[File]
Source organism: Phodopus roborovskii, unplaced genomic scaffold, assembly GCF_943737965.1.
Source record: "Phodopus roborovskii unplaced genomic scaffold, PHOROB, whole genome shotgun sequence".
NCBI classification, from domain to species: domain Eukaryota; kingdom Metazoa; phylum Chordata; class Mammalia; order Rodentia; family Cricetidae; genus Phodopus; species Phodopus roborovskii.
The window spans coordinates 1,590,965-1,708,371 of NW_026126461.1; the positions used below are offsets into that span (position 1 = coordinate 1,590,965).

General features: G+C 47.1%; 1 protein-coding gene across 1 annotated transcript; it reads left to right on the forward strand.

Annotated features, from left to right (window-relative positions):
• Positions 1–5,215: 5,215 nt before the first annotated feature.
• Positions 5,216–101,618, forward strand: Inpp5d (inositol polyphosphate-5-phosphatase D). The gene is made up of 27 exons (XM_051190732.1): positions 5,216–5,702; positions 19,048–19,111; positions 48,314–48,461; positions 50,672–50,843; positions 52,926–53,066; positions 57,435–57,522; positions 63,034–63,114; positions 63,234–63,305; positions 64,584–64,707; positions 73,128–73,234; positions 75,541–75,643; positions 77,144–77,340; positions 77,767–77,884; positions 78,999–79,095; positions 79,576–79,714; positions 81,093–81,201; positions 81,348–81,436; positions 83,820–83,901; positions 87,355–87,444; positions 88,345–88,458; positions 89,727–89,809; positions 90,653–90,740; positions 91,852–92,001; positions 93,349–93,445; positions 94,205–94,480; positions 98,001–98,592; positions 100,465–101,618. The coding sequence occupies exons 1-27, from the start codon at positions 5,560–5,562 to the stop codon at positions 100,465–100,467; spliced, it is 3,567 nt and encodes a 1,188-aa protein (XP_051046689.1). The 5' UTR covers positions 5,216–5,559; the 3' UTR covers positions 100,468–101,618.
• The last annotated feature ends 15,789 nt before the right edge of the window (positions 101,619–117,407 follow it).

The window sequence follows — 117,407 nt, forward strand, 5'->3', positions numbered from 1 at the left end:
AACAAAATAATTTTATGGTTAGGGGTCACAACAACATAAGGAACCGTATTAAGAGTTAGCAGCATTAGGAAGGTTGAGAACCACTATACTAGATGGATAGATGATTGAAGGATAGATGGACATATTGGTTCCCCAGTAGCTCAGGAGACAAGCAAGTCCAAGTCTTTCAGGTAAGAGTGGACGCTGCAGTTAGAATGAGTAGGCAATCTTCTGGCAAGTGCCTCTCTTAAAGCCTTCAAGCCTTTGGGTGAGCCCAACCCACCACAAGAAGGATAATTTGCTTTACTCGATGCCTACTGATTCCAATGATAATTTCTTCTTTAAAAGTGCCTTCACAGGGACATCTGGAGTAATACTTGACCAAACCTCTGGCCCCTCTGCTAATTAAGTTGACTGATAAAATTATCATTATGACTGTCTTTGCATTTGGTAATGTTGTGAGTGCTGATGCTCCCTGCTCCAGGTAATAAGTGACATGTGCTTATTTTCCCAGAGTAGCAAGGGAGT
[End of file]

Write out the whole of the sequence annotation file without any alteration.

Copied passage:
Source organism: Phodopus roborovskii, unplaced genomic scaffold, assembly GCF_943737965.1.
Source record: "Phodopus roborovskii unplaced genomic scaffold, PHOROB, whole genome shotgun sequence".
NCBI classification, from domain to species: domain Eukaryota; kingdom Metazoa; phylum Chordata; class Mammalia; order Rodentia; family Cricetidae; genus Phodopus; species Phodopus roborovskii.
The window spans coordinates 1,590,965-1,708,371 of NW_026126461.1; the positions used below are offsets into that span (position 1 = coordinate 1,590,965).

General features: G+C 47.1%; 1 protein-coding gene across 1 annotated transcript; it reads left to right on the forward strand.

Annotated features, from left to right (window-relative positions):
• Positions 1–5,215: 5,215 nt before the first annotated feature.
• Positions 5,216–101,618, forward strand: Inpp5d (inositol polyphosphate-5-phosphatase D). The gene is made up of 27 exons (XM_051190732.1): positions 5,216–5,702; positions 19,048–19,111; positions 48,314–48,461; positions 50,672–50,843; positions 52,926–53,066; positions 57,435–57,522; positions 63,034–63,114; positions 63,234–63,305; positions 64,584–64,707; positions 73,128–73,234; positions 75,541–75,643; positions 77,144–77,340; positions 77,767–77,884; positions 78,999–79,095; positions 79,576–79,714; positions 81,093–81,201; positions 81,348–81,436; positions 83,820–83,901; positions 87,355–87,444; positions 88,345–88,458; positions 89,727–89,809; positions 90,653–90,740; positions 91,852–92,001; positions 93,349–93,445; positions 94,205–94,480; positions 98,001–98,592; positions 100,465–101,618. The coding sequence occupies exons 1-27, from the start codon at positions 5,560–5,562 to the stop codon at positions 100,465–100,467; spliced, it is 3,567 nt and encodes a 1,188-aa protein (XP_051046689.1). The 5' UTR covers positions 5,216–5,559; the 3' UTR covers positions 100,468–101,618.
• The last annotated feature ends 15,789 nt before the right edge of the window (positions 101,619–117,407 follow it).

The window sequence follows — 117,407 nt, forward strand, 5'->3', positions numbered from 1 at the left end:
AACAAAATAATTTTATGGTTAGGGGTCACAACAACATAAGGAACCGTATTAAGAGTTAGCAGCATTAGGAAGGTTGAGAACCACTATACTAGATGGATAGATGATTGAAGGATAGATGGACATATTGGTTCCCCAGTAGCTCAGGAGACAAGCAAGTCCAAGTCTTTCAGGTAAGAGTGGACGCTGCAGTTAGAATGAGTAGGCAATCTTCTGGCAAGTGCCTCTCTTAAAGCCTTCAAGCCTTTGGGTGAGCCCAACCCACCACAAGAAGGATAATTTGCTTTACTCGATGCCTACTGATTCCAATGATAATTTCTTCTTTAAAAGTGCCTTCACAGGGACATCTGGAGTAATACTTGACCAAACCTCTGGCCCCTCTGCTAATTAAGTTGACTGATAAAATTATCATTATGACTGTCTTTGCATTTGGTAATGTTGTGAGTGCTGATGCTCCCTGCTCCAGGTAATAAGTGACATGTGCTTATTTTCCCAGAGTAGCAAGGGAGT